For over four decades, the Akosombo Hydroelectric Dam, constructed in 1965, was the main source of Ghana’s electricity supply for household and industrial use, with the Volta River Authority (VRA) handling production, Ghana GRID Company GRIDCo in charge of transmission and the Electricity Company of Ghana (ECG) as distributors.
Due to general increase in population and increased access rate across the country through the implementation of the Rural Electrification and the National Electrification Scheme (NES) by successive governments, Ghana, between 2007 and 2017, experienced severe electricity supply challenges costing the nation an average of $2.1 million in loss of production daily, according to the Centre for Global Development (CGD) 2017 Policy Paper 109.
The situation, according to the report, developed, causing intermittent power cuts (locally referred to as dumsor) in Ghanaian communities even though installed generation capacity had more than doubled over the period; increasing from 1,730 MW in 2006 to 3,795 MW in 2016.
The main challenges hindering electricity supply, according to the CGD, can be attributed to several factors, including a high level of losses in the distribution system, mainly due to the obsolete nature of distribution equipment, as well as non-payment of revenue by consumers.
Other factors identified are overdependence on thermal and hydro sources for electricity generation and a poor tariff structure, which makes it difficult for utility companies to recover the cost of electricity production.
In the first quarter of 2021, parts of the capital city, Accra, experienced intermittent power cuts which were heavily condemned by Ghanaians on social media.
On April 20, 2021, the Electricity Company of Ghana released a special load shedding timetable for selected communities within the Greater Accra Region starting from May 10 to May 17.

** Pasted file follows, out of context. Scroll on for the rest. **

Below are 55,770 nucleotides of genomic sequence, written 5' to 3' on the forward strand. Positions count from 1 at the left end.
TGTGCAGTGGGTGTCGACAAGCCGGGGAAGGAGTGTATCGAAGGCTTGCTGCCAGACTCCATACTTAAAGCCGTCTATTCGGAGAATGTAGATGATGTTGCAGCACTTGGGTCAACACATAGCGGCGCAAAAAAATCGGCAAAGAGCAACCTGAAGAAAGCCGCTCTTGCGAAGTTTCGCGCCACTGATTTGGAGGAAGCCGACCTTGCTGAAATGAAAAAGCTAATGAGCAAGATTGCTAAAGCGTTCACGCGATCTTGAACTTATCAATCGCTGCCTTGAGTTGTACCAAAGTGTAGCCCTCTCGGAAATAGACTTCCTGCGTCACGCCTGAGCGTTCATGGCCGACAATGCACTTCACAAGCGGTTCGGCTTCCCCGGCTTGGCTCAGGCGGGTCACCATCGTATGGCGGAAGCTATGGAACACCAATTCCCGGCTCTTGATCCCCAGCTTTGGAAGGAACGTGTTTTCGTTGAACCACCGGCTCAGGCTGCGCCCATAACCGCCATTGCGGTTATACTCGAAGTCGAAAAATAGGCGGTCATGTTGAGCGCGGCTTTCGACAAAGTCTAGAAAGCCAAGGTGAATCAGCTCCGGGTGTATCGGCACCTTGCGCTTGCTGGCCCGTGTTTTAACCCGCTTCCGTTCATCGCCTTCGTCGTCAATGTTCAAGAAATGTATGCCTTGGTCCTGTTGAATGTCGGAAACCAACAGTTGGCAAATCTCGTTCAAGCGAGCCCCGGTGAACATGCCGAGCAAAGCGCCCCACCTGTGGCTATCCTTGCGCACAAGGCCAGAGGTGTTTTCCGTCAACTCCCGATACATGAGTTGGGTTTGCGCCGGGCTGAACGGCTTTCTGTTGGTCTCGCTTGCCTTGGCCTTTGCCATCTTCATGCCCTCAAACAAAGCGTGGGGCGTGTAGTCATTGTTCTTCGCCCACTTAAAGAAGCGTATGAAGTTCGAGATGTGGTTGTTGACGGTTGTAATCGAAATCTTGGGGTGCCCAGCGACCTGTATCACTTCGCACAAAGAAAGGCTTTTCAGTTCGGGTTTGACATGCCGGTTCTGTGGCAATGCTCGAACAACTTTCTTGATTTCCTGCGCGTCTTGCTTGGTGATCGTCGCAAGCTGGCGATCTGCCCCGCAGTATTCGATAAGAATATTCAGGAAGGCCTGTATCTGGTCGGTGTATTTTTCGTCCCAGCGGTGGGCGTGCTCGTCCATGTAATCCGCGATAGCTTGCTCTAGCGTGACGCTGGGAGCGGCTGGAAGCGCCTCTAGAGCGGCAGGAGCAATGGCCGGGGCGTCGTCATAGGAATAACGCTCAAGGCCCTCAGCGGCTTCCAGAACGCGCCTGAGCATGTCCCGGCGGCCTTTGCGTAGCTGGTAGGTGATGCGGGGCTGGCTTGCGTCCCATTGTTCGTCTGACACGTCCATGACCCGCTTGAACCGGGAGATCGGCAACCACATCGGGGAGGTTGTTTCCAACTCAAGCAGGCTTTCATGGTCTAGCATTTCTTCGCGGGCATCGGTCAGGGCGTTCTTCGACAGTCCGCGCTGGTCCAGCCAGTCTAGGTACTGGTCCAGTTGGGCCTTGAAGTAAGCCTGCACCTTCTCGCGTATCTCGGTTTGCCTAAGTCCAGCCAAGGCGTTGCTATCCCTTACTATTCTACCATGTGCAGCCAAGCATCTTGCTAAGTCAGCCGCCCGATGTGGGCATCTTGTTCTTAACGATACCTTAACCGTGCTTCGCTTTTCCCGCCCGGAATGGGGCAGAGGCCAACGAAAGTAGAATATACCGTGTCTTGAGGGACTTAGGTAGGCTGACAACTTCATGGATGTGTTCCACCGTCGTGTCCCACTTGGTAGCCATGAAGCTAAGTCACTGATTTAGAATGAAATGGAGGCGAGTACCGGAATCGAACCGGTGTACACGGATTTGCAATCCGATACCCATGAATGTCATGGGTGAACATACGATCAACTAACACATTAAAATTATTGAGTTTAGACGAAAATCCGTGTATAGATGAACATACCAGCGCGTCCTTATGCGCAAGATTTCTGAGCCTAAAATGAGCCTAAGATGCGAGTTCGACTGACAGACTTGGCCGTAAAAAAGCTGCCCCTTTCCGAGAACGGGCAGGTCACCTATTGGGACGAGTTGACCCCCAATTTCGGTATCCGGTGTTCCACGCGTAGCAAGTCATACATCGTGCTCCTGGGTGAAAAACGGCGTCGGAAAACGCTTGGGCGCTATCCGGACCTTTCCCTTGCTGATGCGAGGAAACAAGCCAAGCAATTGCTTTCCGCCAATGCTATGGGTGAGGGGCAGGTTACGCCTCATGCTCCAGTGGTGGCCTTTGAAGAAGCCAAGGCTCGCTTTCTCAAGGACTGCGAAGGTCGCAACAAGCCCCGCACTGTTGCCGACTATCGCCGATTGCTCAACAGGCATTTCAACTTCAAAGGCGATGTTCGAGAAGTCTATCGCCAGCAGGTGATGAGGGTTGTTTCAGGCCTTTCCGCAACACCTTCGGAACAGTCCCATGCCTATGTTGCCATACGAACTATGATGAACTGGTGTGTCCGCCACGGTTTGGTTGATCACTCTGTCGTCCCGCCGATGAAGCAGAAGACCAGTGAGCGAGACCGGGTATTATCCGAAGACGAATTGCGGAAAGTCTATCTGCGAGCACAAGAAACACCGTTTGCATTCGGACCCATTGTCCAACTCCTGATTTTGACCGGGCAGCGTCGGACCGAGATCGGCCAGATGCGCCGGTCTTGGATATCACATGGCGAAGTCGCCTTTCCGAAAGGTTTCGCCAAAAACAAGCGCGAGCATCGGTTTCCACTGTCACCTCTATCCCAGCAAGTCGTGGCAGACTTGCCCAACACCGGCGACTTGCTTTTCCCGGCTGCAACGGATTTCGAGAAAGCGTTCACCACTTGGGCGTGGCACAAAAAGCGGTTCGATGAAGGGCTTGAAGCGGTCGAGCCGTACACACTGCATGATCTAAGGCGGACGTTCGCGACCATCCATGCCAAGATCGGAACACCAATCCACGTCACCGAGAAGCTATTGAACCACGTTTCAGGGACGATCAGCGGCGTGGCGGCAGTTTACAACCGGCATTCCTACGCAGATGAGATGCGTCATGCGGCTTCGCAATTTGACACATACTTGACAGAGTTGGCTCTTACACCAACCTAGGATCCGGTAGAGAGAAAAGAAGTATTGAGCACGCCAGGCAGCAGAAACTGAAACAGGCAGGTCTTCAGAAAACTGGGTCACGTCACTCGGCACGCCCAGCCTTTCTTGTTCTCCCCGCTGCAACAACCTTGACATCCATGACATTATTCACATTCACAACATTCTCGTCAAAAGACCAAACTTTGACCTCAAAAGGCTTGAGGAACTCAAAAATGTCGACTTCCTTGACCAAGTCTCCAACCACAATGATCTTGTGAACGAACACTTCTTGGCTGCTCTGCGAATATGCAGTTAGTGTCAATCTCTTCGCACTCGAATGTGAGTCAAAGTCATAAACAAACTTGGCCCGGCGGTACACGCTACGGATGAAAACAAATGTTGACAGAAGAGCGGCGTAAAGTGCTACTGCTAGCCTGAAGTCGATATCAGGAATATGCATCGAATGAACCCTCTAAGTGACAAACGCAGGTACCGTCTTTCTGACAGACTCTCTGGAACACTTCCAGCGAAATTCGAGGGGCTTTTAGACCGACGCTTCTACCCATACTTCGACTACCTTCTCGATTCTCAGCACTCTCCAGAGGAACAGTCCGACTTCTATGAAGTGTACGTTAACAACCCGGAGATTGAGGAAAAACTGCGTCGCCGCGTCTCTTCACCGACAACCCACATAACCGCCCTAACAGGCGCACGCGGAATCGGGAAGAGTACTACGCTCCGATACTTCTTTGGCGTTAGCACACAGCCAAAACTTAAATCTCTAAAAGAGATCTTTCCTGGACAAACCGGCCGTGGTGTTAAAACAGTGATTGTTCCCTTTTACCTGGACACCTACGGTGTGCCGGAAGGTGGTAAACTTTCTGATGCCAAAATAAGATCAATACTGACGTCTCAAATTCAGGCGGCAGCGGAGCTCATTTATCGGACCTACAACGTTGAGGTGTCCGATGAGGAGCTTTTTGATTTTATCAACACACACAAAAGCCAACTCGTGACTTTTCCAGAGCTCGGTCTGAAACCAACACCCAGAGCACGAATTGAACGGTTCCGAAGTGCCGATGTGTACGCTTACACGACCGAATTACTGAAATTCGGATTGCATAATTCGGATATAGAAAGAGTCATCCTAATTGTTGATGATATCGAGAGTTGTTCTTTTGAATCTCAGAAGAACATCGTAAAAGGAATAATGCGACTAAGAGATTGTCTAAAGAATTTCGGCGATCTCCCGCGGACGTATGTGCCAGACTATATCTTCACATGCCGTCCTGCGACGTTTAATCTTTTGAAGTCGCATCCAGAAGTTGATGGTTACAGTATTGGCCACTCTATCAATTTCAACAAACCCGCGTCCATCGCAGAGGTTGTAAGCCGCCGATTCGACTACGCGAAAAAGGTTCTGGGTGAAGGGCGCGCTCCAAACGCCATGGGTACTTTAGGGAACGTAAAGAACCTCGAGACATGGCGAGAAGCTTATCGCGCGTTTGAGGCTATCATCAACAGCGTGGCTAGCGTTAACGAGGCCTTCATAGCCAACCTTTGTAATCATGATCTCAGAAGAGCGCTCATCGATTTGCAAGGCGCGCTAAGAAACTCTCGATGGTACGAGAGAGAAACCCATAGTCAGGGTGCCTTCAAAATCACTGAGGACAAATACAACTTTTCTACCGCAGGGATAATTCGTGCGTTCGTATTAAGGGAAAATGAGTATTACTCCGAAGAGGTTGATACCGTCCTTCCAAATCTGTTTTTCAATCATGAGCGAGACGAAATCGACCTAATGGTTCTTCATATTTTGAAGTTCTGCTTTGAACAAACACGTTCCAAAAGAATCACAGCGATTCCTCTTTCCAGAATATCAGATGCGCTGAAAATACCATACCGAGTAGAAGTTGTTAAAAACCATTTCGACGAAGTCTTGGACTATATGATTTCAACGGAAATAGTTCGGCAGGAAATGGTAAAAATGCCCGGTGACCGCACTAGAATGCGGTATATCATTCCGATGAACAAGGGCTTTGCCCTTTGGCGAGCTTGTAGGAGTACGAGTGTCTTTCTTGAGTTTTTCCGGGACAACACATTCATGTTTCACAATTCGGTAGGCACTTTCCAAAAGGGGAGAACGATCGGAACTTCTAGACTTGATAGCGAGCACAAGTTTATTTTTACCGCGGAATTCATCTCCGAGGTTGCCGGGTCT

According to ECG, the exercise was planned in collaboration with GRIDCo, to facilitate ongoing construction works at the Pokuase Bulk Supply Point (BSP), the site of a major interchange project sponsored by the Millennium Challenge Corporation (MCC).
Ghana’s Minister for Energy, Dr. Matthew Opoku Prempeh in his press briefing on the energy sector, held on May 18, 2021, under the topic ‘Delivering Reliable and Affordable Power,’ highlighted three thematic areas which are government initiatives aimed at improving power transmission, making it affordable and cutting power production cost to boost overall efficiency and productivity in the country.
According to the overview on the power sector by the Ministry of Energy, Ghana has the highest electricity access rate in Sub-Saharan Africa, with an estimated 85% national average access rate.
Currently, Ghana’s main sources of electricity are hydroelectricity, thermal fueled by crude oil, natural gas and diesel, solar, and imports from La Cote D’Ivoire.
Ghana also exports electricity to Togo, Benin and Burkina Faso.
The author, Lord Kweku Sekyi, is News Editor for AmaGhanaonline